What’s the Best Way to Take Advantage of High Volatility in AOL?

Federal Communications Commission
drew the line in the sand when they said
they’d have a decision on the America Online
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Warner Inc.

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merger by December 31. Despite that commitment, it
seems more and more likely that the deadline will come and go without a
decision being made.

Volatilities, which normally trade in the 60% range, have surged to 90% due to
the uncertainty. My younger brother trades for us in the AOL pit, and he says
the appetite for the LEAPs is insatiable.

Those longer-term options are up even more than the near-term options and that
presents some interesting possibilities. For instance, the January 2002 are up
from 47% to over 58%, which is extraordinary. LEAP volatility movement is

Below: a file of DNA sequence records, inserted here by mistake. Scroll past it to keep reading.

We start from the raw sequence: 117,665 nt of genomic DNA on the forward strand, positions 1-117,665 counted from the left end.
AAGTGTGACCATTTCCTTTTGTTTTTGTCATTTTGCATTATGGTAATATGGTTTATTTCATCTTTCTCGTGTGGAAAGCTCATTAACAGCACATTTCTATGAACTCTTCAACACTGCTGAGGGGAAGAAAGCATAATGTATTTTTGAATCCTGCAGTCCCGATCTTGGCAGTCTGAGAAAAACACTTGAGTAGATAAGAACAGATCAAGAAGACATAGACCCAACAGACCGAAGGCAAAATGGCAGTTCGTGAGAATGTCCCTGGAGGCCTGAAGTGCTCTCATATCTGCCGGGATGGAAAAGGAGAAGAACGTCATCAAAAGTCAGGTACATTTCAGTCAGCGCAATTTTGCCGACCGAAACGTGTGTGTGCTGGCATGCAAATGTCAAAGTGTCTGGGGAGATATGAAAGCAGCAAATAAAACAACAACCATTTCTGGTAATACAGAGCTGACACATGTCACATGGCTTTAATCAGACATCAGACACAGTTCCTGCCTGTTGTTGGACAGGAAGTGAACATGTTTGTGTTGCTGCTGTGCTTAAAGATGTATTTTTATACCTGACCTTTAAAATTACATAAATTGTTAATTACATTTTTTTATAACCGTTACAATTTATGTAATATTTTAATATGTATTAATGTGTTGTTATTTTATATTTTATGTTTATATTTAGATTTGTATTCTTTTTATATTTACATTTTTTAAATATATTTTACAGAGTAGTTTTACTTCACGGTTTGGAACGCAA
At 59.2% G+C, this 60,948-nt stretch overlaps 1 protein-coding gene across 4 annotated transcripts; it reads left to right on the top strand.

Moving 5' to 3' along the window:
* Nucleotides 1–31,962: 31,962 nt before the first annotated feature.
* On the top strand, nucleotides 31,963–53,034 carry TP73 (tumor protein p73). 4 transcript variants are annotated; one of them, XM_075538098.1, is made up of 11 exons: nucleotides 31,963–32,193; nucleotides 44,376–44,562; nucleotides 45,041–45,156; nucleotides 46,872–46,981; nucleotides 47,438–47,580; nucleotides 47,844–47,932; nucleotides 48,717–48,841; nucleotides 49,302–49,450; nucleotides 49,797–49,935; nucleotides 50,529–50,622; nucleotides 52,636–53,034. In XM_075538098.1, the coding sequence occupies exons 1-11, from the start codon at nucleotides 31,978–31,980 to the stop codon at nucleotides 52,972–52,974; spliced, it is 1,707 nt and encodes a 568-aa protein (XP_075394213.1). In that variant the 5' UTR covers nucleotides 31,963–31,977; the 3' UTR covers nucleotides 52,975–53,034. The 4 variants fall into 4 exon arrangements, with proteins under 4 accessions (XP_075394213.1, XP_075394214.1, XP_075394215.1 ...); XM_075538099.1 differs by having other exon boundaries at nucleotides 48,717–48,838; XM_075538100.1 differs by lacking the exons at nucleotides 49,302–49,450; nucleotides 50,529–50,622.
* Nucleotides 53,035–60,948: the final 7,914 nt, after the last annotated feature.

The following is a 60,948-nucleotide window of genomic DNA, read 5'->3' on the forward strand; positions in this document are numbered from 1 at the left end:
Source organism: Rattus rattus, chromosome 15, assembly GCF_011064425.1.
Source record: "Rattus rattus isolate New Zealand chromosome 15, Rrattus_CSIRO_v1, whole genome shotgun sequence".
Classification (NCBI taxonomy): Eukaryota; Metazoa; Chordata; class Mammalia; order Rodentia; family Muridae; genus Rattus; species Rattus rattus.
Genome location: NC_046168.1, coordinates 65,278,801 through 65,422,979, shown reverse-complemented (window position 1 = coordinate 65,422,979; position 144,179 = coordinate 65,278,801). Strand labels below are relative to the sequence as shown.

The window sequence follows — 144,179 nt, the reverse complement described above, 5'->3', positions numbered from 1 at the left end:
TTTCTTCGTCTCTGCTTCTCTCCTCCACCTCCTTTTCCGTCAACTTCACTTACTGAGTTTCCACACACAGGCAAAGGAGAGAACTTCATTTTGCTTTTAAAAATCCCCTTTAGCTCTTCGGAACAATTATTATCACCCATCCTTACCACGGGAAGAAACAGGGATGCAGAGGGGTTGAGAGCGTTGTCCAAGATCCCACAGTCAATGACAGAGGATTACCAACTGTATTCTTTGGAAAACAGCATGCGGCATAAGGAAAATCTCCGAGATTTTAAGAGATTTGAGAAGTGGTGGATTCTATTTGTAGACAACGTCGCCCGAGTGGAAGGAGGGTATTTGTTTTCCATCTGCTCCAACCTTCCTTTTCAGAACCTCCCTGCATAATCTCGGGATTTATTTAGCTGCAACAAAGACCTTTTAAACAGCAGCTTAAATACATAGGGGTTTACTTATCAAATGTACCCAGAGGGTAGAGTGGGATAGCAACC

normally much more muted. A 19% move in volatility there is like a 70% move in the near-term options, so it’s probably something worth focusing

As a rule, we like buying the LEAP calls as a surrogate for stock ownership,
but since these LEAPs in AOL are up in cost substantially, we like the idea of
writing them, rather than buying them. For example, buying AOL for $35 1/8 and
selling the January 2002 40 calls for $7, looks awfully attractive. Our total
capital up is the net of the $35 1/8 less the $7 we get for selling the LEAP,
or just $28 1/8. If AOL is above
$40 in January one year from now, this covered write would be a huge winner.
At $40 we make 4 7/8 on the stock and the full $7 on the option, for a net of
$11 7/8 on a $28 1/8 investment. We like that kind of reward for owning what
will certainly be one of the best entertainment companies in the world.